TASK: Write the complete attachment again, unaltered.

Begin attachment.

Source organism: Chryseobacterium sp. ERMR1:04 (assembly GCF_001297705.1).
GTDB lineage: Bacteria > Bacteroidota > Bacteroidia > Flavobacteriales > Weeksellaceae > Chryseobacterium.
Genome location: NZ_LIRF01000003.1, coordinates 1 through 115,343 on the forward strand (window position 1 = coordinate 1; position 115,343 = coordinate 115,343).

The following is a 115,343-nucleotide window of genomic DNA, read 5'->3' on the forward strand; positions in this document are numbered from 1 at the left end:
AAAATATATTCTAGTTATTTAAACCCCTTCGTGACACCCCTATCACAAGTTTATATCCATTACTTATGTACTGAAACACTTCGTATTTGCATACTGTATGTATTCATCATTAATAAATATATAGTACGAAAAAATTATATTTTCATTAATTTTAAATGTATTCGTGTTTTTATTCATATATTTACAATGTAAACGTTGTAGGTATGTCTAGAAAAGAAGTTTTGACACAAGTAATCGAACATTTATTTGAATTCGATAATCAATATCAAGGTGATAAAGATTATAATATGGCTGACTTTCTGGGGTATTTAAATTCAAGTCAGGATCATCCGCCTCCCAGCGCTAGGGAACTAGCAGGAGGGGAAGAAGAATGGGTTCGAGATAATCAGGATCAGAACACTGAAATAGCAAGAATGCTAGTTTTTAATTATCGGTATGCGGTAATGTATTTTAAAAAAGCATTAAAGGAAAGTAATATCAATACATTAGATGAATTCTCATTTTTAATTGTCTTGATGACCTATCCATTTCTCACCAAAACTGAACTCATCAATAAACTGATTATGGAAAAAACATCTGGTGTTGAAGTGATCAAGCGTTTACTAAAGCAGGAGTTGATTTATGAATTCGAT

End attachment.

Source organism: Chryseobacterium sp. ERMR1:04 (assembly GCF_001297705.1).
GTDB lineage: Bacteria > Bacteroidota > Bacteroidia > Flavobacteriales > Weeksellaceae > Chryseobacterium.
Genome location: NZ_LIRF01000003.1, coordinates 1 through 115,343 on the forward strand (window position 1 = coordinate 1; position 115,343 = coordinate 115,343).

The following is a 115,343-nucleotide window of genomic DNA, read 5'->3' on the forward strand; positions in this document are numbered from 1 at the left end:
AAAATATATTCTAGTTATTTAAACCCCTTCGTGACACCCCTATCACAAGTTTATATCCATTACTTATGTACTGAAACACTTCGTATTTGCATACTGTATGTATTCATCATTAATAAATATATAGTACGAAAAAATTATATTTTCATTAATTTTAAATGTATTCGTGTTTTTATTCATATATTTACAATGTAAACGTTGTAGGTATGTCTAGAAAAGAAGTTTTGACACAAGTAATCGAACATTTATTTGAATTCGATAATCAATATCAAGGTGATAAAGATTATAATATGGCTGACTTTCTGGGGTATTTAAATTCAAGTCAGGATCATCCGCCTCCCAGCGCTAGGGAACTAGCAGGAGGGGAAGAAGAATGGGTTCGAGATAATCAGGATCAGAACACTGAAATAGCAAGAATGCTAGTTTTTAATTATCGGTATGCGGTAATGTATTTTAAAAAAGCATTAAAGGAAAGTAATATCAATACATTAGATGAATTCTCATTTTTAATTGTCTTGATGACCTATCCATTTCTCACCAAAACTGAACTCATCAATAAACTGATTATGGAAAAAACATCTGGTGTTGAAGTGATCAAGCGTTTACTAAAGCAGGAGTTGATTTATGAATTCGAT